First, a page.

Fauci said the virus is likely to gain more mutations and that the country needs to be prepared to upgrade vaccines if any future strains mutate to the point where the vaccines are no longer effective.

According to the governor’s office, more research is needed to determine the effectiveness of available vaccines against the B.1.351 variant; however, initial evidence suggests that vaccines are still likely to be protective against the variant. It is also expected that currently available diagnostic tests will detect the B.1.351 variant.

“State health officials are closely monitoring the B.1.351 variant of SARS-CoV-2 in the state,” Gov. Larry Hogan said in a statement Saturday. “We strongly encourage Marylanders to practice extra caution to limit the additional risk of transmission associated with this variant. Please continue to practice standard public health and safety measures, including mask wearing, regular hand washing and physical distancing.”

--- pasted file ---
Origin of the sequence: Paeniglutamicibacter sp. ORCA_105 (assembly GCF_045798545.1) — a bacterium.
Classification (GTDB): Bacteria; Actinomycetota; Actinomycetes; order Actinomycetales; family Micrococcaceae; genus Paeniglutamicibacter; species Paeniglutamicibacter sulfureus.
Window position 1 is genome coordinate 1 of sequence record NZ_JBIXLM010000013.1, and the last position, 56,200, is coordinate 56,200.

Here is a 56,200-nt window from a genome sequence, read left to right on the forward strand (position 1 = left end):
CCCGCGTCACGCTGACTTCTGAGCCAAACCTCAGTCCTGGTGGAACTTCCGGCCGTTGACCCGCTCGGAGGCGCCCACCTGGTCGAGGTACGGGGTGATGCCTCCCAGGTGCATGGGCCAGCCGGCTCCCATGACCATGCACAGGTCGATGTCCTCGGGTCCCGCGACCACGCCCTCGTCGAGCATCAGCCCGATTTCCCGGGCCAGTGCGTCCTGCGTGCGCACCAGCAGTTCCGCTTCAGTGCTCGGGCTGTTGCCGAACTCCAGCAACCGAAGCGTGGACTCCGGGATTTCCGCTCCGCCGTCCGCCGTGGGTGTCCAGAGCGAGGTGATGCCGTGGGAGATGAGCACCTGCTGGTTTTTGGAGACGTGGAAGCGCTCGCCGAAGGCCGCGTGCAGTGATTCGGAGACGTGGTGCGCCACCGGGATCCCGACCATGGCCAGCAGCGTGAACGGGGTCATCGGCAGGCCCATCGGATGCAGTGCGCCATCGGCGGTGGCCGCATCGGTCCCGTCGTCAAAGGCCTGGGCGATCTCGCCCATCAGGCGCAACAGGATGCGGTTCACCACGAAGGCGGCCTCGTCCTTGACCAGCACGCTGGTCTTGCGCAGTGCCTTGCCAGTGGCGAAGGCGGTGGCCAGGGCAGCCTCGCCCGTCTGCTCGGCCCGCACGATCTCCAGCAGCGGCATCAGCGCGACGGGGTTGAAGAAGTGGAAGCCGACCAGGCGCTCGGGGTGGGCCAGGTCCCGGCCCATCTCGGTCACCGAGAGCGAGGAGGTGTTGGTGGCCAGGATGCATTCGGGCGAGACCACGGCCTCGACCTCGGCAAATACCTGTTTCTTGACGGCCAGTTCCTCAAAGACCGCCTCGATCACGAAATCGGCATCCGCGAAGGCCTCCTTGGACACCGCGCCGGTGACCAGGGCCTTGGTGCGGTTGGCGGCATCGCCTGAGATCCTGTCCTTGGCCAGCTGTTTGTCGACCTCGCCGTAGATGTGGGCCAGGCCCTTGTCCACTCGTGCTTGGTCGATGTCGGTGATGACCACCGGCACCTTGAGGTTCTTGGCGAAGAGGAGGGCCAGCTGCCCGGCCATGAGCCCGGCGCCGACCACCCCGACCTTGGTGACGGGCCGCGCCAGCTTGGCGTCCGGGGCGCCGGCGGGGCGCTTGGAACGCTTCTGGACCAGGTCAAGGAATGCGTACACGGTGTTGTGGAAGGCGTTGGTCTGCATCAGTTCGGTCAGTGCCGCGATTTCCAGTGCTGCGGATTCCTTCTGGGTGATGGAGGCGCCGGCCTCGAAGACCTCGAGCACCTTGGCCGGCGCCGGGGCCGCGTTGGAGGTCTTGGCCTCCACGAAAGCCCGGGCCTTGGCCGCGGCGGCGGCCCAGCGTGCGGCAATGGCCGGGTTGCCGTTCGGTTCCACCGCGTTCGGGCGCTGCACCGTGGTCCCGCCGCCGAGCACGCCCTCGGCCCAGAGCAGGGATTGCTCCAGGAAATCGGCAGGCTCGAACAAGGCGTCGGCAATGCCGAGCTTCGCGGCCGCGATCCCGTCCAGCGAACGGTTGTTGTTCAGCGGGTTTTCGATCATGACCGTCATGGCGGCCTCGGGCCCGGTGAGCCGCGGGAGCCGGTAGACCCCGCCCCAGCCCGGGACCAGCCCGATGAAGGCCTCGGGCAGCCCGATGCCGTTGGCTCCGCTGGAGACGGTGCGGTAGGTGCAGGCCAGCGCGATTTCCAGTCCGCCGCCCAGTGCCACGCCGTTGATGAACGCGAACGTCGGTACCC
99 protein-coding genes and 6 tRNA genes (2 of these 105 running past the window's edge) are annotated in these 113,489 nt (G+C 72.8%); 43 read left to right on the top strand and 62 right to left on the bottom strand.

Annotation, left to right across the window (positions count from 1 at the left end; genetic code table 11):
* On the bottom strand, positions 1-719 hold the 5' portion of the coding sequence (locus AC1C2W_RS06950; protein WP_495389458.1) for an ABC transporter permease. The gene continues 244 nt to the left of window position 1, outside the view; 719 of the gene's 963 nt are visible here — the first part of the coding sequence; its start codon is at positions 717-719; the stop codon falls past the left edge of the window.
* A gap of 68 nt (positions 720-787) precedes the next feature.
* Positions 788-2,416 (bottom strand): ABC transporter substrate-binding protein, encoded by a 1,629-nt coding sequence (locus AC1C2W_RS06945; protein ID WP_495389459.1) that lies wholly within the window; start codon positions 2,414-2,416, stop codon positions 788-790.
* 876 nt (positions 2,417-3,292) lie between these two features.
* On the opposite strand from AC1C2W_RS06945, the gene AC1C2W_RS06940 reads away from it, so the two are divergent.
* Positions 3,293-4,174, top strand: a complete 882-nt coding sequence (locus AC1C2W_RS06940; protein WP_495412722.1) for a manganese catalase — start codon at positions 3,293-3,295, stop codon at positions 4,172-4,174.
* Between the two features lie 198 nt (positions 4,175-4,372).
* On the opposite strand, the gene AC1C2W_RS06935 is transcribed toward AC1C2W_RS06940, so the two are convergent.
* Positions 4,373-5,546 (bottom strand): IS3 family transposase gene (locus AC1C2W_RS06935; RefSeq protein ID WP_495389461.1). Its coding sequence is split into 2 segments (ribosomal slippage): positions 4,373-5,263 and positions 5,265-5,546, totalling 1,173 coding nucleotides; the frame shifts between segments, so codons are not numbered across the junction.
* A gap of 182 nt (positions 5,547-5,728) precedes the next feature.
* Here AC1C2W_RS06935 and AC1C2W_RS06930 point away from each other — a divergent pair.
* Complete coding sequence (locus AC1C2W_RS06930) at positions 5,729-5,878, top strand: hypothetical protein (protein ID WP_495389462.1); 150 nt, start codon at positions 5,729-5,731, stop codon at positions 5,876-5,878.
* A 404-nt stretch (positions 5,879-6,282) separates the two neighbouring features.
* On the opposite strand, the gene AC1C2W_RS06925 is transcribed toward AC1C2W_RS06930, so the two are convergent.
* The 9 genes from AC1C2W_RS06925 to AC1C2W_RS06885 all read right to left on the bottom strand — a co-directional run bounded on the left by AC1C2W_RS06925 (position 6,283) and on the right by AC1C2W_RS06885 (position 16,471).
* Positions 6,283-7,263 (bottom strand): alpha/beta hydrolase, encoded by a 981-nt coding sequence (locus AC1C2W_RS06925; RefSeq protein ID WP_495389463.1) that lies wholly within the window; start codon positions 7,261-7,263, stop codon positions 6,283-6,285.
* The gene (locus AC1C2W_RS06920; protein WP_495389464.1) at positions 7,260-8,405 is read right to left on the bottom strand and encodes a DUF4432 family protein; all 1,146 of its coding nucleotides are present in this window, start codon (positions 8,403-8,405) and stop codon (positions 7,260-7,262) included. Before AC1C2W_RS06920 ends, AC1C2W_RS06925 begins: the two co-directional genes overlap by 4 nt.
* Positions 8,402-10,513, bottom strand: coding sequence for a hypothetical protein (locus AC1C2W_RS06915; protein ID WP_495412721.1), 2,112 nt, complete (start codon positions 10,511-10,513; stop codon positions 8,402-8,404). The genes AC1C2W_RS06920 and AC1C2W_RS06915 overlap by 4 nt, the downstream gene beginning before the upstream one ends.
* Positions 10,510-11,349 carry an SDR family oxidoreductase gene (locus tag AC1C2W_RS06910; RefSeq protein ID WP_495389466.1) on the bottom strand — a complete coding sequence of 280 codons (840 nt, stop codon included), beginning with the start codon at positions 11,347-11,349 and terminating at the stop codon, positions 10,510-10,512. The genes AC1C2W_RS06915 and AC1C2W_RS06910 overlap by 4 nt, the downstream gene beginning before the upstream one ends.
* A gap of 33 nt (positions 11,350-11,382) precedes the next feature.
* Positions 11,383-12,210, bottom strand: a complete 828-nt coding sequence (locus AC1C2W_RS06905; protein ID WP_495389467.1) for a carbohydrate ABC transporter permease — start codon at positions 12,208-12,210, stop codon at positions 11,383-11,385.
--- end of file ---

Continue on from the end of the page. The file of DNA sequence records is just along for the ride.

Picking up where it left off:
The B.1.351 variant was initially detected in South Africa. It was first identified in the United States on Thursday through two cases in South Carolina.

Viruses constantly change, or mutate, and new variants of viruses are expected to occur over time.

The B.1.351 variant is the second variant of COVID-19 identified in Maryland. The first variant identified in Maryland was B.1.1.7, commonly known as “the UK variant,” which MDH announced that it identified on Jan. 12. Seven total cases of B.1.1.7 have been identified in Maryland since that time.